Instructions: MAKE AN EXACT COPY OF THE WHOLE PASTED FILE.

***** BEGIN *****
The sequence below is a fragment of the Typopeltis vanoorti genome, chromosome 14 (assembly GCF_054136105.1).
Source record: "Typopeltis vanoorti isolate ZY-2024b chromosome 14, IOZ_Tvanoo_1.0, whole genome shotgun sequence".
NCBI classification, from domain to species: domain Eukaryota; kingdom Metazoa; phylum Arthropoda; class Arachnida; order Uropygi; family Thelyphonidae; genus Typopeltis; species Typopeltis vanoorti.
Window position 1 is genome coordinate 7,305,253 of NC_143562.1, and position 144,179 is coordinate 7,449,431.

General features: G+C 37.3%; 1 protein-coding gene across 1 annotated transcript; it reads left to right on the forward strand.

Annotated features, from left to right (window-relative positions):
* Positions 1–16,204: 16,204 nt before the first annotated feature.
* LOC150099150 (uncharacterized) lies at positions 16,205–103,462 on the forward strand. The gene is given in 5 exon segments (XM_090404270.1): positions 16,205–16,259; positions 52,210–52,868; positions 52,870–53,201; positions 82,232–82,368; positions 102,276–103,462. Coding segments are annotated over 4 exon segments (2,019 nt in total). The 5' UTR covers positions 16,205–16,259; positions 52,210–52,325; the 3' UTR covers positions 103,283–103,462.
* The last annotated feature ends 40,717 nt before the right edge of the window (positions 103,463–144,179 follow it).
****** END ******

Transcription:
The sequence below is a fragment of the Typopeltis vanoorti genome, chromosome 14 (assembly GCF_054136105.1).
Source record: "Typopeltis vanoorti isolate ZY-2024b chromosome 14, IOZ_Tvanoo_1.0, whole genome shotgun sequence".
NCBI classification, from domain to species: domain Eukaryota; kingdom Metazoa; phylum Arthropoda; class Arachnida; order Uropygi; family Thelyphonidae; genus Typopeltis; species Typopeltis vanoorti.
Window position 1 is genome coordinate 7,305,253 of NC_143562.1, and position 144,179 is coordinate 7,449,431.

General features: G+C 37.3%; 1 protein-coding gene across 1 annotated transcript; it reads left to right on the forward strand.

Annotated features, from left to right (window-relative positions):
* Positions 1–16,204: 16,204 nt before the first annotated feature.
* LOC150099150 (uncharacterized) lies at positions 16,205–103,462 on the forward strand. The gene is given in 5 exon segments (XM_090404270.1): positions 16,205–16,259; positions 52,210–52,868; positions 52,870–53,201; positions 82,232–82,368; positions 102,276–103,462. Coding segments are annotated over 4 exon segments (2,019 nt in total). The 5' UTR covers positions 16,205–16,259; positions 52,210–52,325; the 3' UTR covers positions 103,283–103,462.
* The last annotated feature ends 40,717 nt before the right edge of the window (positions 103,463–144,179 follow it).